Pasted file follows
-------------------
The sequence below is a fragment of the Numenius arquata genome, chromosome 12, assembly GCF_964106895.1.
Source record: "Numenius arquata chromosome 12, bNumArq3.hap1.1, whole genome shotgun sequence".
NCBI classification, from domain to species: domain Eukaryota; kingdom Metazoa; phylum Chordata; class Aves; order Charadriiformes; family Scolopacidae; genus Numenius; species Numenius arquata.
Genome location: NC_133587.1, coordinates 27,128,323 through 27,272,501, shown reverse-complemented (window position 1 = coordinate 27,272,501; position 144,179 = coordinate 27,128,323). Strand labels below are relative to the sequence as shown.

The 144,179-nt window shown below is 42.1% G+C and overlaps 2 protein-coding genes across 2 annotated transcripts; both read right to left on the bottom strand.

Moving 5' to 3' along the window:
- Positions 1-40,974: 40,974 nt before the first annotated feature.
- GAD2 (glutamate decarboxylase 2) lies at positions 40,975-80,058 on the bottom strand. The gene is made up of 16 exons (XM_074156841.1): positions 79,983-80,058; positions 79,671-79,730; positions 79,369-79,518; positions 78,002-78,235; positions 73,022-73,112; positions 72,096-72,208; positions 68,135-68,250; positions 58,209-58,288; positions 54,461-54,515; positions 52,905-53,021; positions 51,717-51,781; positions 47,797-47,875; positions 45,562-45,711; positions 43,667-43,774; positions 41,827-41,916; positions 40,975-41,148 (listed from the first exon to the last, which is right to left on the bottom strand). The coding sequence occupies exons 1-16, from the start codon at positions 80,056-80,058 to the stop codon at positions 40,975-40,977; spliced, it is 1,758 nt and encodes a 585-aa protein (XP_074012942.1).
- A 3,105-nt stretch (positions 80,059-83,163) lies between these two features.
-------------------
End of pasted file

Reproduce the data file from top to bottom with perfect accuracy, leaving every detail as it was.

The sequence below is a fragment of the Numenius arquata genome, chromosome 12, assembly GCF_964106895.1.
Source record: "Numenius arquata chromosome 12, bNumArq3.hap1.1, whole genome shotgun sequence".
NCBI classification, from domain to species: domain Eukaryota; kingdom Metazoa; phylum Chordata; class Aves; order Charadriiformes; family Scolopacidae; genus Numenius; species Numenius arquata.
Genome location: NC_133587.1, coordinates 27,128,323 through 27,272,501, shown reverse-complemented (window position 1 = coordinate 27,272,501; position 144,179 = coordinate 27,128,323). Strand labels below are relative to the sequence as shown.

The 144,179-nt window shown below is 42.1% G+C and overlaps 2 protein-coding genes across 2 annotated transcripts; both read right to left on the bottom strand.

Moving 5' to 3' along the window:
- Positions 1-40,974: 40,974 nt before the first annotated feature.
- GAD2 (glutamate decarboxylase 2) lies at positions 40,975-80,058 on the bottom strand. The gene is made up of 16 exons (XM_074156841.1): positions 79,983-80,058; positions 79,671-79,730; positions 79,369-79,518; positions 78,002-78,235; positions 73,022-73,112; positions 72,096-72,208; positions 68,135-68,250; positions 58,209-58,288; positions 54,461-54,515; positions 52,905-53,021; positions 51,717-51,781; positions 47,797-47,875; positions 45,562-45,711; positions 43,667-43,774; positions 41,827-41,916; positions 40,975-41,148 (listed from the first exon to the last, which is right to left on the bottom strand). The coding sequence occupies exons 1-16, from the start codon at positions 80,056-80,058 to the stop codon at positions 40,975-40,977; spliced, it is 1,758 nt and encodes a 585-aa protein (XP_074012942.1).
- A 3,105-nt stretch (positions 80,059-83,163) lies between these two features.